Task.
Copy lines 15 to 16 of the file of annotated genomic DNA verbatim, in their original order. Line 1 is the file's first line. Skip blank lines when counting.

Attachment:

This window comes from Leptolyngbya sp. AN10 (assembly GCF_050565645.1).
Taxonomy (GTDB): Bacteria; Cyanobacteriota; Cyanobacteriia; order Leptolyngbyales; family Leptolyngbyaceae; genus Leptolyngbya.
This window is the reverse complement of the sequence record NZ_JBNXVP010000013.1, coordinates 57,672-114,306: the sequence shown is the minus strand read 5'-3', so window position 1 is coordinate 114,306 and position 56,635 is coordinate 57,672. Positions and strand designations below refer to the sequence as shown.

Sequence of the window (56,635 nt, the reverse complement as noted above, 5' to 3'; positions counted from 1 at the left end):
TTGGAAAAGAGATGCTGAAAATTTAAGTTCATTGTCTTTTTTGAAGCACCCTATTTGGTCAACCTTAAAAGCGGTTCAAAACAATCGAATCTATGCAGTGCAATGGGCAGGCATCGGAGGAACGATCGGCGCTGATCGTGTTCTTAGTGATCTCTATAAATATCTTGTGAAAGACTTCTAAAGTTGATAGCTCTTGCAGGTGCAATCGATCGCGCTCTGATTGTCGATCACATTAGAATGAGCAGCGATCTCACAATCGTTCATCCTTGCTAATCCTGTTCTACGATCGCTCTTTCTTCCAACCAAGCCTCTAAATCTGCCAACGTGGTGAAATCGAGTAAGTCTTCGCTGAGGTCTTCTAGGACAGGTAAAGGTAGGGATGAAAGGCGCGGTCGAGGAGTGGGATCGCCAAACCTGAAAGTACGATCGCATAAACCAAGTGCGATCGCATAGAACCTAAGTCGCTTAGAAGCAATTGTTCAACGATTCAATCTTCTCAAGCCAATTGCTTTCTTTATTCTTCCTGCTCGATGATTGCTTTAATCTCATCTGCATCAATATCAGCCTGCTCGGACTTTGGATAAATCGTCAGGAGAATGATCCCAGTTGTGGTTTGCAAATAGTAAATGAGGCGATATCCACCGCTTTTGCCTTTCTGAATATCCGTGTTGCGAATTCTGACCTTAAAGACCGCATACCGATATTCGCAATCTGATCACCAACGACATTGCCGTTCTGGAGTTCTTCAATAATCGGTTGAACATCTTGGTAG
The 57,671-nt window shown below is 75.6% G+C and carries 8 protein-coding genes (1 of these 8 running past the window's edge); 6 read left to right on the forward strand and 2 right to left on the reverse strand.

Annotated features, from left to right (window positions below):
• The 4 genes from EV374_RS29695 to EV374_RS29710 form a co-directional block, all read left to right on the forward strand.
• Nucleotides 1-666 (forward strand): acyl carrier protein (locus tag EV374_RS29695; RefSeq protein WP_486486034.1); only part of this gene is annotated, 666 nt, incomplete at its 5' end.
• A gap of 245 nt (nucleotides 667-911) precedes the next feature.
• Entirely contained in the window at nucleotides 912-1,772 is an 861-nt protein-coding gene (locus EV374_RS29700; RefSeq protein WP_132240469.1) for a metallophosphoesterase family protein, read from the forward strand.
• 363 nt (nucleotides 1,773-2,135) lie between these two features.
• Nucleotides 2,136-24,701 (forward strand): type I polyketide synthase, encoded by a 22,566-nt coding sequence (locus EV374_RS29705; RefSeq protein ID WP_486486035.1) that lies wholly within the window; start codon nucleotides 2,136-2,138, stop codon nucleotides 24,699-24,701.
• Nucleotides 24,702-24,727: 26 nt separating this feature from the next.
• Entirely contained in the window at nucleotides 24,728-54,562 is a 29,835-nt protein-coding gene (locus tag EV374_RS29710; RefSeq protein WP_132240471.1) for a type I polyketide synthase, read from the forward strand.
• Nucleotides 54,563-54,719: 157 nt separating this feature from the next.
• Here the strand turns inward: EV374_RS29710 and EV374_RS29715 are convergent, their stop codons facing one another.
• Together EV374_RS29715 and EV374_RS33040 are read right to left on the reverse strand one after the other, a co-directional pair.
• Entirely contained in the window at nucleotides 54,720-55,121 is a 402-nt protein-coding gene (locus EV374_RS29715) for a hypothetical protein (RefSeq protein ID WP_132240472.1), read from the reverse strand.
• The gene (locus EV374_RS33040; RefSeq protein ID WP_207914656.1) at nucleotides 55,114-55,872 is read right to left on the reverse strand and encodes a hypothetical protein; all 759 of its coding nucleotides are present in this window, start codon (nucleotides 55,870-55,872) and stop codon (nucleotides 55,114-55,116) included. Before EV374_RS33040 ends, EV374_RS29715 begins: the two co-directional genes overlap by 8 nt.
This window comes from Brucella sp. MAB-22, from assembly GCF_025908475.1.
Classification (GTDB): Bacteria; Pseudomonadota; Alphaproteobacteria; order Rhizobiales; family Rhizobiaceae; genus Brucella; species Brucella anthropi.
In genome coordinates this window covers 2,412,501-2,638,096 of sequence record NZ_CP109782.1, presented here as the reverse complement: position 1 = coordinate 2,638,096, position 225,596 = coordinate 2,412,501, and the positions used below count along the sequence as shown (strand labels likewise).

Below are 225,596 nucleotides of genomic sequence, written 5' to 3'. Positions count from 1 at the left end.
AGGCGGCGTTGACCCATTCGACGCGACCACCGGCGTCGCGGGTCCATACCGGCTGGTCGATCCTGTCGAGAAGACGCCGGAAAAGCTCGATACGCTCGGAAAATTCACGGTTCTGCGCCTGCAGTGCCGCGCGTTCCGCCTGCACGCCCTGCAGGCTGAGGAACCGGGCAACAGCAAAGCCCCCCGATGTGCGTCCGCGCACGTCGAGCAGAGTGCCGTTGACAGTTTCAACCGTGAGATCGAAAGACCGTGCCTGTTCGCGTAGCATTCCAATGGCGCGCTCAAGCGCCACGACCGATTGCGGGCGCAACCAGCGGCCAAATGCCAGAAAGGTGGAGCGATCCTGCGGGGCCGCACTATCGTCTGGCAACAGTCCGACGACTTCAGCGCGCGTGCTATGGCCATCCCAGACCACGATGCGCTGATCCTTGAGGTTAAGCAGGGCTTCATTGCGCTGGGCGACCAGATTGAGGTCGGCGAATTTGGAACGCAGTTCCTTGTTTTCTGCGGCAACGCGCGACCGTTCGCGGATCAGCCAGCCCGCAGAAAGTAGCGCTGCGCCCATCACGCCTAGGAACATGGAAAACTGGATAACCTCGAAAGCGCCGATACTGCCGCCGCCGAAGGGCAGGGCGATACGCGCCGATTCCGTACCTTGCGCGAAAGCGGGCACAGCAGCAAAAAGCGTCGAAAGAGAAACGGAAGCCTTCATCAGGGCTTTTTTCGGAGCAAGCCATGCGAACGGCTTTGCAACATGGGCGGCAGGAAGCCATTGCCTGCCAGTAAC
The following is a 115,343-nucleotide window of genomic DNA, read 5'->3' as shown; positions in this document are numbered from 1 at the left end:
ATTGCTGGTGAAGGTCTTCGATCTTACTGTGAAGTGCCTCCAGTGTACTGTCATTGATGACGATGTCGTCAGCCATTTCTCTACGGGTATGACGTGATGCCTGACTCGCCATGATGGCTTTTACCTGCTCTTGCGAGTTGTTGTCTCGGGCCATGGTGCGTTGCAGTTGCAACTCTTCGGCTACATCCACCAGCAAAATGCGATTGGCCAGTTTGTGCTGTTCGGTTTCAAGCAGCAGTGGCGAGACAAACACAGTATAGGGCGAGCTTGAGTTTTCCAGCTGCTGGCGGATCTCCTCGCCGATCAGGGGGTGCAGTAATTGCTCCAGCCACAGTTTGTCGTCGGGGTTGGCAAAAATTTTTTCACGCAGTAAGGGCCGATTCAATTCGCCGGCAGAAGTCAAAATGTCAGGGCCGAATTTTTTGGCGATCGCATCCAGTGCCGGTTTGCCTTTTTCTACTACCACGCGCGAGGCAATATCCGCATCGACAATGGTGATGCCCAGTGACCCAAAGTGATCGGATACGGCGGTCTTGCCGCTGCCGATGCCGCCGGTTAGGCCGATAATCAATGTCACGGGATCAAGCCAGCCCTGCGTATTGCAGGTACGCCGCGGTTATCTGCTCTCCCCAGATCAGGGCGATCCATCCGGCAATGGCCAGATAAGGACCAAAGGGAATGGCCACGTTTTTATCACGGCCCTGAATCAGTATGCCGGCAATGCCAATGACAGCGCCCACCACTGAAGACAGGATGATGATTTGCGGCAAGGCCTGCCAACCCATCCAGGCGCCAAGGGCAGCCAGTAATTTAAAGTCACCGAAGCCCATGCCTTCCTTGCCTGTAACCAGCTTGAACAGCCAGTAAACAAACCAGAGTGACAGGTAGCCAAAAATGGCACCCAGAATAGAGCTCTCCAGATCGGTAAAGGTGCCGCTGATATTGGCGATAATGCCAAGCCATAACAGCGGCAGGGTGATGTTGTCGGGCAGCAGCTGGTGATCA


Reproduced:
• Entirely contained in the window at nucleotides 24,728-54,562 is a 29,835-nt protein-coding gene (locus tag EV374_RS29710; RefSeq protein WP_132240471.1) for a type I polyketide synthase, read from the forward strand.
• Nucleotides 54,563-54,719: 157 nt separating this feature from the next.